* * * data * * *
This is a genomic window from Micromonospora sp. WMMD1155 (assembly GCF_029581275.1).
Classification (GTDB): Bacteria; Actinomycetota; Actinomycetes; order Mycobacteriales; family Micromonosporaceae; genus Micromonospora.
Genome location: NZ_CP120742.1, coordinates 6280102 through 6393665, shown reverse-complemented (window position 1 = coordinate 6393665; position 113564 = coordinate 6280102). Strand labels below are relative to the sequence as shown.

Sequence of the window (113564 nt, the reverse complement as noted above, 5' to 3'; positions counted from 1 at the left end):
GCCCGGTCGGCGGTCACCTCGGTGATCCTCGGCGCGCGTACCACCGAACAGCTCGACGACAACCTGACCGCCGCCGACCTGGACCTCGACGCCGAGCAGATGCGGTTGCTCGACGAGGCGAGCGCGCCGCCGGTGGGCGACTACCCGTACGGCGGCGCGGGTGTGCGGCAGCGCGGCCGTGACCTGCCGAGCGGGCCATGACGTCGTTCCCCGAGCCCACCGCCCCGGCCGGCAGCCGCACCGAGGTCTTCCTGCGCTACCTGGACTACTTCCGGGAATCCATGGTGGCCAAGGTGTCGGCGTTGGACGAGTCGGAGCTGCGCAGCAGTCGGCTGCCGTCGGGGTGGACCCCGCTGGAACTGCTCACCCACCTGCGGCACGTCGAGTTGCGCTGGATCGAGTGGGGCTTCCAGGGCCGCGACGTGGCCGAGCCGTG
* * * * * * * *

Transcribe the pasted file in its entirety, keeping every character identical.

This is a genomic window from Micromonospora sp. WMMD1155 (assembly GCF_029581275.1).
Classification (GTDB): Bacteria; Actinomycetota; Actinomycetes; order Mycobacteriales; family Micromonosporaceae; genus Micromonospora.
Genome location: NZ_CP120742.1, coordinates 6280102 through 6393665, shown reverse-complemented (window position 1 = coordinate 6393665; position 113564 = coordinate 6280102). Strand labels below are relative to the sequence as shown.

Sequence of the window (113564 nt, the reverse complement as noted above, 5' to 3'; positions counted from 1 at the left end):
GCCCGGTCGGCGGTCACCTCGGTGATCCTCGGCGCGCGTACCACCGAACAGCTCGACGACAACCTGACCGCCGCCGACCTGGACCTCGACGCCGAGCAGATGCGGTTGCTCGACGAGGCGAGCGCGCCGCCGGTGGGCGACTACCCGTACGGCGGCGCGGGTGTGCGGCAGCGCGGCCGTGACCTGCCGAGCGGGCCATGACGTCGTTCCCCGAGCCCACCGCCCCGGCCGGCAGCCGCACCGAGGTCTTCCTGCGCTACCTGGACTACTTCCGGGAATCCATGGTGGCCAAGGTGTCGGCGTTGGACGAGTCGGAGCTGCGCAGCAGTCGGCTGCCGTCGGGGTGGACCCCGCTGGAACTGCTCACCCACCTGCGGCACGTCGAGTTGCGCTGGATCGAGTGGGGCTTCCAGGGCCGCGACGTGGCCGAGCCGTG